Intrusiveness from an attachment theory perspective: A dyadic diary study

Shiri Lavy, Mario Mikulincer, Phillip R. Shaver

Research output: Contribution to journalArticlepeer-review


This 14-day dyadic diary study of 60 heterosexual couples examines links between attachment insecurities, intrusiveness, and relationship dissatisfaction by exploring the effects of attachment insecurities on intrusiveness and examining the daily interplay between intrusiveness and relationship dissatisfaction. We assessed attachment orientations, daily self-reported intrusive behavior, and daily relationship satisfaction of members of each couple. Results indicated that self-reported intrusiveness was associated with actor's attachment anxiety and with their partner's attachment avoidance. Unexpectedly, partner's previous-day intrusiveness was positively associated with actor's next-day relationship satisfaction. This association was driven mainly by women scoring high on avoidance. The theoretical and practical implications of the findings are discussed.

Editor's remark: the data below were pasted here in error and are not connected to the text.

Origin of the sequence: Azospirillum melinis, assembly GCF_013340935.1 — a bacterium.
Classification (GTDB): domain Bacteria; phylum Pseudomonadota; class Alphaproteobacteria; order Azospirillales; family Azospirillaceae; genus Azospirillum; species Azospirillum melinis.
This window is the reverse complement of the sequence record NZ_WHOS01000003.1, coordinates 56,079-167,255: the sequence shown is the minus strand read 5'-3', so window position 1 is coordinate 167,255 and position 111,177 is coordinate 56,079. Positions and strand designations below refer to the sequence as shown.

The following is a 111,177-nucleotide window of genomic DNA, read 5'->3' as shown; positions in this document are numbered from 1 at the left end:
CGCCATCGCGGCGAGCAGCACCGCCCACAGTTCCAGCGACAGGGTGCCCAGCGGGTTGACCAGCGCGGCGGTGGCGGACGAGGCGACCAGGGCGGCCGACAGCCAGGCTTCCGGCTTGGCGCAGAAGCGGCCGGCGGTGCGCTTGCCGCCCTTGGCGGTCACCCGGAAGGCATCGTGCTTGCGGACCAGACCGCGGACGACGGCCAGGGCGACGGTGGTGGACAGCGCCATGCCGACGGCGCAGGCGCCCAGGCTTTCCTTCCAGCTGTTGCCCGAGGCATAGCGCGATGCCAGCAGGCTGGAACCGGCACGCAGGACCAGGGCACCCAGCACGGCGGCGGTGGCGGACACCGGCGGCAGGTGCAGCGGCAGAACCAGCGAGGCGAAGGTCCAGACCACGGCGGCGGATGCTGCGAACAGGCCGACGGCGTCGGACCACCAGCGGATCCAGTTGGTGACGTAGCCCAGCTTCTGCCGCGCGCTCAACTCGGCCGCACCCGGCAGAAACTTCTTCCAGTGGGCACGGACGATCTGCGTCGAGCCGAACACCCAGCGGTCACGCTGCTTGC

Original languageEnglish
Pages (from-to)972-977
Number of pages6
JournalPersonality and Individual Differences
Issue number8
StatePublished - Nov 2013


  • Attachment
  • Couple relationships
  • Diary
  • Intrusiveness
  • Relationship satisfaction

ASJC Scopus subject areas

  • General Psychology


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